Should I buy Critical Illness Cover?
This year, I had a new IFA who suggested that I obtain Critical Illness cover. But is it right for me?
As a self-employed GP partner, I have an income protection policy that comes with a ‘free’ annual financial review. This year, I had a new IFA who suggested that I obtain Critical Illness cover. His argument - the lifetime chance of having cancer in the UK for any given individual is 50%. A policy would pay off the mortgage which would take its weight off my shoulders and I could, of course, choose to do something else with the money and spend more time with my family. I wasn't too keen since previous quotes were exorbitant, but his cheapest quote was £60/month. What is £60 compared to what this could offer you? It got me thinking so I said I’ll get back to him.
I figured that a statistical calculation of my lifetime risk of cancer would be handy here. I had read about the Q Cancer before, so I headed to the Cancer Research website to dig deeper and below are my findings. This also reminded me that it’s time that I went and got a Q Risk from my own GP having turned 40 this year!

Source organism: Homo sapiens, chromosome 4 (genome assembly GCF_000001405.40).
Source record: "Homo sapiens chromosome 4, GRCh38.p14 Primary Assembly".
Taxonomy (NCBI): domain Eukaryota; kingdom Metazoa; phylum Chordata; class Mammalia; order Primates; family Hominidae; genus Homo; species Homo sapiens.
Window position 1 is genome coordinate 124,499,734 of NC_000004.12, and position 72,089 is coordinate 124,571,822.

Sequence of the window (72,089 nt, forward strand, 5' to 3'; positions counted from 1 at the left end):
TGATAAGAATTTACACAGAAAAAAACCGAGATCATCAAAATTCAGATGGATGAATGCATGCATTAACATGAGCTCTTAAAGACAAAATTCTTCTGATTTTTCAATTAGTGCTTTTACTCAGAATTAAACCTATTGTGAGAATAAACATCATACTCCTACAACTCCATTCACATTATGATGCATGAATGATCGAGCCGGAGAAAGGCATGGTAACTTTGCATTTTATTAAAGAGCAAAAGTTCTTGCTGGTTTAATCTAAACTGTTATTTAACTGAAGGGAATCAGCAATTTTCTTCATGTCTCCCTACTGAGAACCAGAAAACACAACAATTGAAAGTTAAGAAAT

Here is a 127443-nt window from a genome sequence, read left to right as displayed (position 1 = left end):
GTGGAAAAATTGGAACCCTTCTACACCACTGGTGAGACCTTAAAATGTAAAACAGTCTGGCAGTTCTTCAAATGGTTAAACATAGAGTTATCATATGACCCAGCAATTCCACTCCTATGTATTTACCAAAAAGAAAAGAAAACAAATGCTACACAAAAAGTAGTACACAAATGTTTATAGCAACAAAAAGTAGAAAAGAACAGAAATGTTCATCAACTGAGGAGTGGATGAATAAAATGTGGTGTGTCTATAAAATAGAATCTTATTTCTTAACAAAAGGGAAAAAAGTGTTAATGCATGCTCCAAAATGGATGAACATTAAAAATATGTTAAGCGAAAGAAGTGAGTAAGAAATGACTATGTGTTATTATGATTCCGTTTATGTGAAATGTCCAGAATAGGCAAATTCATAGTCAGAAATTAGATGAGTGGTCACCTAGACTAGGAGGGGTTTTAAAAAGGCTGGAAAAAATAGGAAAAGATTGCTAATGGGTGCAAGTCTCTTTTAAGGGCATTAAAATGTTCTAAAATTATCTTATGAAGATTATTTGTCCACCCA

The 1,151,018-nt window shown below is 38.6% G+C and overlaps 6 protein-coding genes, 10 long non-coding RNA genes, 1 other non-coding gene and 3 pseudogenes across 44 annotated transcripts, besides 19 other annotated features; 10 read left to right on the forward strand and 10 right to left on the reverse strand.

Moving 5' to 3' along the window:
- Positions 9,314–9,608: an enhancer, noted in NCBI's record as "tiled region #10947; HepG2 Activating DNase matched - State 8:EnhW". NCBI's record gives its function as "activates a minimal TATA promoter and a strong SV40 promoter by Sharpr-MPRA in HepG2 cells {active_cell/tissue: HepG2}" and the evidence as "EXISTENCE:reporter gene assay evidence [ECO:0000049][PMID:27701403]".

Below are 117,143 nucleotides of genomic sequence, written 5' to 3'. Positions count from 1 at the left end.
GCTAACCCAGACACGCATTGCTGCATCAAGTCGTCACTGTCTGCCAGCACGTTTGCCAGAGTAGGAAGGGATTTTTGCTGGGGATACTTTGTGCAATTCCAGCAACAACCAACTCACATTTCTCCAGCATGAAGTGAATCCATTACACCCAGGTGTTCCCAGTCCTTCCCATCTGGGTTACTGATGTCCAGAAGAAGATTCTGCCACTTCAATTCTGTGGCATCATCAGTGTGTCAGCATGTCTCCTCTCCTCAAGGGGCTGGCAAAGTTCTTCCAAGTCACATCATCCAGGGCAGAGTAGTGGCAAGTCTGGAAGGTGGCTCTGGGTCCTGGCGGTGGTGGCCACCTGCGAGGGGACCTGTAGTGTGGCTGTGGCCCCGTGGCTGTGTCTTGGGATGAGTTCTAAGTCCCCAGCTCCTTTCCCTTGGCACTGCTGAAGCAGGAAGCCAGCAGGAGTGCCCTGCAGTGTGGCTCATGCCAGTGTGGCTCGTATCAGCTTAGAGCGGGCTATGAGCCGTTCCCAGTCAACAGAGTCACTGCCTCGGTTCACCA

Unfortunately, I found out that the Q Cancer tool does not calculate a lifetime risk of cancer, only the likelihood of current undiagnosed cancer based on a questionnaire. My current risk is 0.15%.
The site confirmed that 1 in 2 people in the UK will develop cancer in their lifetime, as stated by my IFA, but it also mentioned that the average UK peak rate of cancer cases is among the 85 to 89 years old. This means that our 1 in 2 chance of cancer is also much more likely to happen when we are much older. It would have been great to be able to calculate a 10-year Q Cancer risk to help make a rational decision (and perhaps the data will be available from Cancer Research upon request to allow me to do that). But my conclusion was that my £60 a month, at this moment in my life, would be better spent elsewhere! I’ve just got myself a new smartphone with the money instead!!
GP Partner and Co-Founder of SimplyCPD.